Writing jokes helps me break out of my personal habitual language patterns…which just happens to be one of my habituated language patterns… as is, ‘which just happens to be one of my habitual language patterns’ too.

Bill Hicks once said “I don’t do drugs…anymore.” 

‘Anymore’ creates the second story in our minds that he ‘did once do drugs’. It’s that simple; and the pattern becomes transferrable to another context. The punchline of ‘anymore’ creates a reveal based on a difference between the present and the past.

Taking this idea of the ‘one word punch’ further, my mate John Gower gave me the punchline to this joke I delivered in my early days of stand-up training in San Francisco…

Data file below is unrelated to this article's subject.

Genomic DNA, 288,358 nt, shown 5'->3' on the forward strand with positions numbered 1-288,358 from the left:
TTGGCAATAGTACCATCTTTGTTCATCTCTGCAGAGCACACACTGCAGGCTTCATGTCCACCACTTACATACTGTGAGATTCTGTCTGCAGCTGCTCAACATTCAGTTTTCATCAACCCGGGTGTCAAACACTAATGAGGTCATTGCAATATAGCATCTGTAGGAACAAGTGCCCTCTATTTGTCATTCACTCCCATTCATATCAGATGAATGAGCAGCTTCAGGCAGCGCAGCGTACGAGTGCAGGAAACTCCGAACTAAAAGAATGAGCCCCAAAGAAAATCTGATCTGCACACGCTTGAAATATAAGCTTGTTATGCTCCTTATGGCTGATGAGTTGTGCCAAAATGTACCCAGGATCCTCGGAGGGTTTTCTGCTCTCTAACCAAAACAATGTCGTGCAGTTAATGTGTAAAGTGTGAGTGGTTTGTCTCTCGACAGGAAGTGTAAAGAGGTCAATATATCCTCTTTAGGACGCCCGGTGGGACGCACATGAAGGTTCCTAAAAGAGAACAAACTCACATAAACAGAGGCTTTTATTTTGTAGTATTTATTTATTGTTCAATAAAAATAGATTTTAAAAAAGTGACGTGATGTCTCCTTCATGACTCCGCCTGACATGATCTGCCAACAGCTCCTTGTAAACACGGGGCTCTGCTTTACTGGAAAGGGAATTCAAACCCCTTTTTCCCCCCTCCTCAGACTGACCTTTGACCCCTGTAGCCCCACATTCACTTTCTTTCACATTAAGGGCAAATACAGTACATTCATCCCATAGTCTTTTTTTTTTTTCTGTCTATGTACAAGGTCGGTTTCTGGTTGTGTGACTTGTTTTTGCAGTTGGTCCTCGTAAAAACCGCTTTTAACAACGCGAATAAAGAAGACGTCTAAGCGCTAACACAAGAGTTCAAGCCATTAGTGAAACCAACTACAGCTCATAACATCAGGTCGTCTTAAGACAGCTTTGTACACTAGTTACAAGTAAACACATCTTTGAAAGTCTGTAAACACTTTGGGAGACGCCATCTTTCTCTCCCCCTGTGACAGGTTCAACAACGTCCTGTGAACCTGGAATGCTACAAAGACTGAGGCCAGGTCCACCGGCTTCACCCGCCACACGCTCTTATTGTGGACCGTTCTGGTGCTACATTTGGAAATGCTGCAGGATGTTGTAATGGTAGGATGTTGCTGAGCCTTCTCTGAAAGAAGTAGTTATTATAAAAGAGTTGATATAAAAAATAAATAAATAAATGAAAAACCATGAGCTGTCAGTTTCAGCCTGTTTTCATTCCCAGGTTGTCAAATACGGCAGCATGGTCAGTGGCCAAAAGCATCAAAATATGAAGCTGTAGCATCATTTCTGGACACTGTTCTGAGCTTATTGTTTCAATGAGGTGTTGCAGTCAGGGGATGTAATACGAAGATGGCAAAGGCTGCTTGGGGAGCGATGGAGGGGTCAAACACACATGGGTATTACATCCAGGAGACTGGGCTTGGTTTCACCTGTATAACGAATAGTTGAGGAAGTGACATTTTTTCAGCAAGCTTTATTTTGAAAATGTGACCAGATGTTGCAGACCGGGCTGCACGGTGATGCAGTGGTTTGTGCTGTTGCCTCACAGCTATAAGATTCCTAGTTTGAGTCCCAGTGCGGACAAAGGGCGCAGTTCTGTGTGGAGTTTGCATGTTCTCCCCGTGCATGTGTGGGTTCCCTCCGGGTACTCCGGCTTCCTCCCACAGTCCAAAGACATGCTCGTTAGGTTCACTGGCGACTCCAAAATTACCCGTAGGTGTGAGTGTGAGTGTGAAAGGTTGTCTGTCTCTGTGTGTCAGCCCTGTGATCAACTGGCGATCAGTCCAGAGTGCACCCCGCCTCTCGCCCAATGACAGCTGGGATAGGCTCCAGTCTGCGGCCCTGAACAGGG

Set up: Americans are amazing. They’ve done amazing things.
I mean, they even put a man on the moon…

Punch: …allegedly. 

In this way, a single word like ‘allegedly’ acts in a similar way to ‘anymore’ – negating or adjusting what went before it. In the case of the moon landings, it is intended to throw up connections you have to doubts about the event – and how Director Stanley Kubrick was paid to fake them in a studio etc.

Keep your ears open for one word punches, they may come in handy one day.